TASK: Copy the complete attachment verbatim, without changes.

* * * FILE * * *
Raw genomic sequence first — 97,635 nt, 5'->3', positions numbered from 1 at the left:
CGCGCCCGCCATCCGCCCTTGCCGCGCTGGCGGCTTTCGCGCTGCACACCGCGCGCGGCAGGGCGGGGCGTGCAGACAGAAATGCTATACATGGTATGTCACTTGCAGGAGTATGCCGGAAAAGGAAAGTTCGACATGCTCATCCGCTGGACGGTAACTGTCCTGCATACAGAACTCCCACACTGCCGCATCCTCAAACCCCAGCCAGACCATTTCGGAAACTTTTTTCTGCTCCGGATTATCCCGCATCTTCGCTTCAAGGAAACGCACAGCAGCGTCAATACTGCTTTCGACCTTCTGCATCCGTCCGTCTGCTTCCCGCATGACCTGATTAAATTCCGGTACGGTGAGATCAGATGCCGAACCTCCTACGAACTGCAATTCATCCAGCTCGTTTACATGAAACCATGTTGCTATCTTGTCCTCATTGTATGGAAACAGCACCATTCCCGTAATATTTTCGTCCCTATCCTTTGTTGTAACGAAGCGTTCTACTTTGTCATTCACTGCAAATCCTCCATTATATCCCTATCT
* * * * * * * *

Raw genomic sequence first — 97,635 nt, 5'->3', positions numbered from 1 at the left:
CGCGCCCGCCATCCGCCCTTGCCGCGCTGGCGGCTTTCGCGCTGCACACCGCGCGCGGCAGGGCGGGGCGTGCAGACAGAAATGCTATACATGGTATGTCACTTGCAGGAGTATGCCGGAAAAGGAAAGTTCGACATGCTCATCCGCTGGACGGTAACTGTCCTGCATACAGAACTCCCACACTGCCGCATCCTCAAACCCCAGCCAGACCATTTCGGAAACTTTTTTCTGCTCCGGATTATCCCGCATCTTCGCTTCAAGGAAACGCACAGCAGCGTCAATACTGCTTTCGACCTTCTGCATCCGTCCGTCTGCTTCCCGCATGACCTGATTAAATTCCGGTACGGTGAGATCAGATGCCGAACCTCCTACGAACTGCAATTCATCCAGCTCGTTTACATGAAACCATGTTGCTATCTTGTCCTCATTGTATGGAAACAGCACCATTCCCGTAATATTTTCGTCCCTATCCTTTGTTGTAACGAAGCGTTCTACTTTGTCATTCACTGCAAATCCTCCATTATATCCCTATCT